moving art and images. The walk-in look is what your
audience will see while being seated prior to your

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Are You An EFFECTIVE Event Negotiator?

Most organizations today have come to realize that, while they often need events to garner their much needed revenues, they often fail to optimize their potential results because their initial negotiations are far less than optimal from the point of view of their priorities, needs and perspectives. More often than not, groups utilize either their volunteer leadership or staff members, who often are superb at other aspects and abilities, but fail to possess the experience, expertise or nuanced approach that differentiates how a quality negotiator approaches the process. Therefore, it would generally help if organizations, their leadership and those responsible for negotiating, learned and understood what it means to be an EFFECTIVE negotiator.

1. Nothing concrete or productive will occur during this process unless a negotiator sets out from the start to earn the trust and respect of the party on the other side of the proverbial table! One cannot be phony, pretentious, or avoid reality, but rather must be absolutely earnest throughout.

2. Find and focus on the intent and purpose of the most desirable agreement, and set out to communicate this openly and clearly from the onset.

3. Forget personality or any other sort of petty differences. Negotiating must never be controlled by emotions or feelings.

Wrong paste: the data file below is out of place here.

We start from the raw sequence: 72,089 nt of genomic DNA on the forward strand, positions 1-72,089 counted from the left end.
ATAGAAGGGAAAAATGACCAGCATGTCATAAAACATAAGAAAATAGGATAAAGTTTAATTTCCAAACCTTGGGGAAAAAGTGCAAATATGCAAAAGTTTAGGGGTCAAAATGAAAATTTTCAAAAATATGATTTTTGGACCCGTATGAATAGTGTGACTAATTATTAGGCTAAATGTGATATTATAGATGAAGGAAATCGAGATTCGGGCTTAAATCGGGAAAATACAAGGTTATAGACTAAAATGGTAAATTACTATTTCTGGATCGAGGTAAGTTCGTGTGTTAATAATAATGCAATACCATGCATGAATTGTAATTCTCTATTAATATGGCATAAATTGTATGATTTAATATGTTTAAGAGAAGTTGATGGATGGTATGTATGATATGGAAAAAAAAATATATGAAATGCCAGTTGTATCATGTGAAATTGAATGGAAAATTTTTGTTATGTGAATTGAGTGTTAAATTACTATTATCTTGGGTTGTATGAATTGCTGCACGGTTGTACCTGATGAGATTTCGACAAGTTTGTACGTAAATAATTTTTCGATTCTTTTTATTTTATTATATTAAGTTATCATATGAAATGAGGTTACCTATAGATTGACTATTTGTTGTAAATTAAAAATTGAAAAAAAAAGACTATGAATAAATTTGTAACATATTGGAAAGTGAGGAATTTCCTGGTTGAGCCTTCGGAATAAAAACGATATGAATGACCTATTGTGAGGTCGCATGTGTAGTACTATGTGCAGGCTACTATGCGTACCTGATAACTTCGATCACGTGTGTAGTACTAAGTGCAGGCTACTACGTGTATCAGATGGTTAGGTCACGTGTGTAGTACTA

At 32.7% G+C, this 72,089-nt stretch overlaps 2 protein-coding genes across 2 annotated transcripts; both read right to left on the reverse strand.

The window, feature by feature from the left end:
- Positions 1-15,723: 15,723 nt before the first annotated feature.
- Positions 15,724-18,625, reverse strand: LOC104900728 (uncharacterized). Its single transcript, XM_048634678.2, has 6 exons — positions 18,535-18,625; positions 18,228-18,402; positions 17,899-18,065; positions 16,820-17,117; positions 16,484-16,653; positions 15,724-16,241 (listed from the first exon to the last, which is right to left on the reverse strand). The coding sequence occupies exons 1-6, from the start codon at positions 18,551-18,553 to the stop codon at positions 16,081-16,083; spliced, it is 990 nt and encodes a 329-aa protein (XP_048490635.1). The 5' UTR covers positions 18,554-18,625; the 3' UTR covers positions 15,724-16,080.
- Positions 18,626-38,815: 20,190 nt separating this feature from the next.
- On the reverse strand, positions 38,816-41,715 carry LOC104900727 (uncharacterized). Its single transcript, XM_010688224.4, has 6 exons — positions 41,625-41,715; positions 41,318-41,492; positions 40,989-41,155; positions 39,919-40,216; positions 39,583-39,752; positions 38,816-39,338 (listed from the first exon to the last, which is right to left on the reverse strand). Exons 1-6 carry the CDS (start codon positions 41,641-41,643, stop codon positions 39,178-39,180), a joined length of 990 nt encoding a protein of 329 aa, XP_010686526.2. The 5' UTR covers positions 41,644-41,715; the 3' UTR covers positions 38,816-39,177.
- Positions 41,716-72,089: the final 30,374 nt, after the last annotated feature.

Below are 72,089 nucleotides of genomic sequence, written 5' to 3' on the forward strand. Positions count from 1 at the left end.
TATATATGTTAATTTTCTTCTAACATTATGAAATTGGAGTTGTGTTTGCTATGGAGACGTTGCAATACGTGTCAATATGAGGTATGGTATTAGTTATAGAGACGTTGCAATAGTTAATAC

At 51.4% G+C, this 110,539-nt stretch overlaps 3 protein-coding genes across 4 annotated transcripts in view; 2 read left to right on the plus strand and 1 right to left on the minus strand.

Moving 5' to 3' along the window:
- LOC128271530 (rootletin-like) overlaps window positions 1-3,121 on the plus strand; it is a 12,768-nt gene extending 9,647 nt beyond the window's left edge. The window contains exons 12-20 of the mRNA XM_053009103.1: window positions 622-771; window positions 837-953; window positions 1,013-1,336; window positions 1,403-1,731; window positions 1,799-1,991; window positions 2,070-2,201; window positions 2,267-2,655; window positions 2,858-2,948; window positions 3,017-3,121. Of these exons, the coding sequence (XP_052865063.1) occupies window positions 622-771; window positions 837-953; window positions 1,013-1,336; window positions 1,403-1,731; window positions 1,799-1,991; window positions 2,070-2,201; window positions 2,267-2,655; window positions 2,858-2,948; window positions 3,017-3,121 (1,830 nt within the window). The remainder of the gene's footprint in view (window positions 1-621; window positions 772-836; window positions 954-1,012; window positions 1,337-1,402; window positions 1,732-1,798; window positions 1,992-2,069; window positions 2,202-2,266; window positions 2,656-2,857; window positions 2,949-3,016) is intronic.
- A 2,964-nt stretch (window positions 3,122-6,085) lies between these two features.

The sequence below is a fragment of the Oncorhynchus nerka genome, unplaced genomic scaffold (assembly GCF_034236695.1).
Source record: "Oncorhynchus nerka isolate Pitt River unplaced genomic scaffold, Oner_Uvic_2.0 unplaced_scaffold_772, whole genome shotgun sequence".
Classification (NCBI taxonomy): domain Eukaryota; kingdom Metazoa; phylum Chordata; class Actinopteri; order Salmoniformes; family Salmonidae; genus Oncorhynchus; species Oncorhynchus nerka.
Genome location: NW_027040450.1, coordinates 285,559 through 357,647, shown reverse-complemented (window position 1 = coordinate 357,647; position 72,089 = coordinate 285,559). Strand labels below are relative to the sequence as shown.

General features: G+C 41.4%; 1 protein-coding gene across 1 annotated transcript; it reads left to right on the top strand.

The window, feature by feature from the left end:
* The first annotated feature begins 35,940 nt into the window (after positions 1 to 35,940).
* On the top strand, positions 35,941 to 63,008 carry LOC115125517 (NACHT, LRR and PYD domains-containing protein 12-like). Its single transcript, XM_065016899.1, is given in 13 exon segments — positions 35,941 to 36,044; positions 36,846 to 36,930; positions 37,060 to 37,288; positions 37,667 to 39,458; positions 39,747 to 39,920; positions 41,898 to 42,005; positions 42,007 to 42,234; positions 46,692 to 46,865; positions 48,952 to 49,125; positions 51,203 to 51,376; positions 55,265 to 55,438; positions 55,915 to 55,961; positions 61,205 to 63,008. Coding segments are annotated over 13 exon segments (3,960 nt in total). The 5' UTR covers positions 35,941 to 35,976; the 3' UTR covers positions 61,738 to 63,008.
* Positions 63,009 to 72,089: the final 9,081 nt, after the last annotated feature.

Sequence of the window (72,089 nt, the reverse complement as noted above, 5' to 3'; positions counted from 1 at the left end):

4. Emphasize your commitment to quality and excellence, and put needs and priorities first.

5. Don’t assume that the other party knows what you seek, or what you are going to ask for. Rather, understand that it is incumbent upon every quality negotiator to clearly articulate his position and needs, and do so in an honorable manner where his claims are legitimate and impactful. Begin with creating categories for every aspect of what you are requesting, and address each area completely and in a comprehensive manner.

6. Maintain your integrity and commitment to absolute trustworthiness. When you do so, you generally will maintain the basis for a priority – driven discussion. However, one needs to avoid the temptation to either take shortcuts or rush, but rather commit to take the time to get it done in a meaningful manner.

7. Begin your discussions by explaining your priorities, and frame the discussion by explaining the most significant or important matters first. Remember that the actual task of negotiating is not to be the time for initiating.